How do we get to a Strengths Assumption for development? Why is it that the Deficit Assumption seems to be the preferred course for development, and does it really lead to the outcomes that we seek?
Debunking The Deficit Assumption To Development
We often learn, at an early age, to work on eliminating weakness. The mantra may be: “Never mind that success, let’s talk about that failure.”
Why? Why are we talking about the F on the report card instead of celebrating the A’s? It is because we live in a world that is plagued with the Deficit Assumption. We are told that our greatest room for growth is in our ability to work hard, apply ourselves, and fix what we are not naturally good at. What a formidable task, focusing on what you suck at and working yourself to exhaustion to try and suck less…only to realize that while you have improved, your performance still is not excellent. This Deficit assumption is actually at the core of how we think of development in many organizations, and it starts from a young age. The most disheartening part about this is that people tend to HATE what they know they are not good at and have no talent for…how inspired and energized are you when you get to do something that you absolutely detest?
What was that subject in school that no matter how hard you tried, it just seemed that you couldn’t be excellent at it? You invested that precious resource of time to get better, but knew excellence was still never going to be in your cards?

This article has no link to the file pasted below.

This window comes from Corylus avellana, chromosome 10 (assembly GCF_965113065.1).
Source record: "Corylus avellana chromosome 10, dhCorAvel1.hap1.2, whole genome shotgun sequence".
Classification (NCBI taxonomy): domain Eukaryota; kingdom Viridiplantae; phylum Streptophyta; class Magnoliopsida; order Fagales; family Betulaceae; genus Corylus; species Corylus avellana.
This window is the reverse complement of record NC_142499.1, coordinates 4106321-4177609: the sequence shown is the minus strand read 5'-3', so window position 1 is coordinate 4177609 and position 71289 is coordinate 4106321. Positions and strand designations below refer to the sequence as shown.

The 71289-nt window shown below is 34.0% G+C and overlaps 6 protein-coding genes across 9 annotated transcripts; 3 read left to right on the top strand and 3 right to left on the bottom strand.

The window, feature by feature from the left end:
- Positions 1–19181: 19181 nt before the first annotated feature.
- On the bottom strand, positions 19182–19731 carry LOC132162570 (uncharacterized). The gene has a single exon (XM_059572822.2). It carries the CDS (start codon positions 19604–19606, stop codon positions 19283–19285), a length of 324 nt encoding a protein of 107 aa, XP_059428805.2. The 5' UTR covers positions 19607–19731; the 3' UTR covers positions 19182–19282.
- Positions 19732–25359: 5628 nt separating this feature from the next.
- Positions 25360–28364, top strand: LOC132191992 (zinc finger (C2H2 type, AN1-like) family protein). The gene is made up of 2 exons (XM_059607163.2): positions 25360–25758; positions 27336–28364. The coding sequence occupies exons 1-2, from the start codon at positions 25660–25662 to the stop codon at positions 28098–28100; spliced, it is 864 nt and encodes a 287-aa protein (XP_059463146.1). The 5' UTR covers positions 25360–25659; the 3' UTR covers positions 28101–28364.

I failed Algebra twice. I finally passed it with a C- the third time. Being a student that could not personally accept anything below a B, I cried more tears over math than most people cry over their dead dog. I cried tears of relief when I passed that God forsaken class. I HATED math with a passion. It didn’t matter how many times I studied my notes, saw a tutor, got help from the teacher, or asked my friends to show me just one more time…I still sucked at math. In the end, I just sucked less…I was still below average, but slightly better than previously. I don’t think I have celebrated mediocrity any other time in my life. That C- was excellent mediocrity for me…it was the limits of my capacity for excellence.
This toxicity spreads much deeper than merely an algebra grade. It moves us in the direction of never being enough. It moves us in a direction of self-doubt and inspires us to become excellent at being mediocre. The precious resource of time is finite and it is our choice whether to expend an exceptional amount of it on becoming average at something we are bad at instead of spending time becoming excellent at something we are good at.
The Strengths Assumption
If you focus on developing your weaknesses, you will never become your greatest self.
The CEO of Tough Mudder, Will Dean, is self-educated and has consistently joked: that school is about working on weaknesses, and life is about accepting them.